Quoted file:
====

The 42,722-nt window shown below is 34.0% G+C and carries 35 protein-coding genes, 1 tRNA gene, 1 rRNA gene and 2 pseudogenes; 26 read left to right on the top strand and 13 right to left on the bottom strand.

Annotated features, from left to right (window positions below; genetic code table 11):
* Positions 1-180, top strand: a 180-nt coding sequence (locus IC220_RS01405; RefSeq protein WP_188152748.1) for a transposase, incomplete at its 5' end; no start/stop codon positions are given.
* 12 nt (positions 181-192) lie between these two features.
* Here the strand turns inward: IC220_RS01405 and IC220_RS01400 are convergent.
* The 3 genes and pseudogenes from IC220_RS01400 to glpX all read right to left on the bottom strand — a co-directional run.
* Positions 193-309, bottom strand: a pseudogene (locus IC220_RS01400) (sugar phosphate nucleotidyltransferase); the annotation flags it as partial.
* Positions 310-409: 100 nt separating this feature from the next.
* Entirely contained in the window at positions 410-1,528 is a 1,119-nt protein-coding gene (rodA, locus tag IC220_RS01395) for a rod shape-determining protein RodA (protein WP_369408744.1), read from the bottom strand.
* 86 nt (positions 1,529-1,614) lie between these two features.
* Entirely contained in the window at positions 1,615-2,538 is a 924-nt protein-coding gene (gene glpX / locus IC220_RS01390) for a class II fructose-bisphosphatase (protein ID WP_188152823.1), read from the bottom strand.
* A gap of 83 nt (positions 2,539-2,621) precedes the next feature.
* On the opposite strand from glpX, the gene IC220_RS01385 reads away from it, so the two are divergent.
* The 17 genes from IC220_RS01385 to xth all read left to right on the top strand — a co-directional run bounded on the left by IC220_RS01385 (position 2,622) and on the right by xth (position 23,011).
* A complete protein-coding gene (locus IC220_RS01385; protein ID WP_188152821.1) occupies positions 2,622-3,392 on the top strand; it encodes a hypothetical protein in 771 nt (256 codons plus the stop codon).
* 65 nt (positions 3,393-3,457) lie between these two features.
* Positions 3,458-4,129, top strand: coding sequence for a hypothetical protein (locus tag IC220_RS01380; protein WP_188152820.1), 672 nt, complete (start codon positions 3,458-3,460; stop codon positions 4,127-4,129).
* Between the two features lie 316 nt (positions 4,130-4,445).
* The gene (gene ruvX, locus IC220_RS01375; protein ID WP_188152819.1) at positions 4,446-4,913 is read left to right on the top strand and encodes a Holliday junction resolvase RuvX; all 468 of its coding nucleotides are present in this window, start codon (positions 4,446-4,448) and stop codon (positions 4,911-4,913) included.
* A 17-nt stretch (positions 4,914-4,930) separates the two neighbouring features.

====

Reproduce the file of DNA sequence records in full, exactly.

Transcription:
The 42,722-nt window shown below is 34.0% G+C and carries 35 protein-coding genes, 1 tRNA gene, 1 rRNA gene and 2 pseudogenes; 26 read left to right on the top strand and 13 right to left on the bottom strand.

Annotated features, from left to right (window positions below; genetic code table 11):
* Positions 1-180, top strand: a 180-nt coding sequence (locus IC220_RS01405; RefSeq protein WP_188152748.1) for a transposase, incomplete at its 5' end; no start/stop codon positions are given.
* 12 nt (positions 181-192) lie between these two features.
* Here the strand turns inward: IC220_RS01405 and IC220_RS01400 are convergent.
* The 3 genes and pseudogenes from IC220_RS01400 to glpX all read right to left on the bottom strand — a co-directional run.
* Positions 193-309, bottom strand: a pseudogene (locus IC220_RS01400) (sugar phosphate nucleotidyltransferase); the annotation flags it as partial.
* Positions 310-409: 100 nt separating this feature from the next.
* Entirely contained in the window at positions 410-1,528 is a 1,119-nt protein-coding gene (rodA, locus tag IC220_RS01395) for a rod shape-determining protein RodA (protein WP_369408744.1), read from the bottom strand.
* 86 nt (positions 1,529-1,614) lie between these two features.
* Entirely contained in the window at positions 1,615-2,538 is a 924-nt protein-coding gene (gene glpX / locus IC220_RS01390) for a class II fructose-bisphosphatase (protein ID WP_188152823.1), read from the bottom strand.
* A gap of 83 nt (positions 2,539-2,621) precedes the next feature.
* On the opposite strand from glpX, the gene IC220_RS01385 reads away from it, so the two are divergent.
* The 17 genes from IC220_RS01385 to xth all read left to right on the top strand — a co-directional run bounded on the left by IC220_RS01385 (position 2,622) and on the right by xth (position 23,011).
* A complete protein-coding gene (locus IC220_RS01385; protein ID WP_188152821.1) occupies positions 2,622-3,392 on the top strand; it encodes a hypothetical protein in 771 nt (256 codons plus the stop codon).
* 65 nt (positions 3,393-3,457) lie between these two features.
* Positions 3,458-4,129, top strand: coding sequence for a hypothetical protein (locus tag IC220_RS01380; protein WP_188152820.1), 672 nt, complete (start codon positions 3,458-3,460; stop codon positions 4,127-4,129).
* Between the two features lie 316 nt (positions 4,130-4,445).
* The gene (gene ruvX, locus IC220_RS01375; protein ID WP_188152819.1) at positions 4,446-4,913 is read left to right on the top strand and encodes a Holliday junction resolvase RuvX; all 468 of its coding nucleotides are present in this window, start codon (positions 4,446-4,448) and stop codon (positions 4,911-4,913) included.
* A 17-nt stretch (positions 4,914-4,930) separates the two neighbouring features.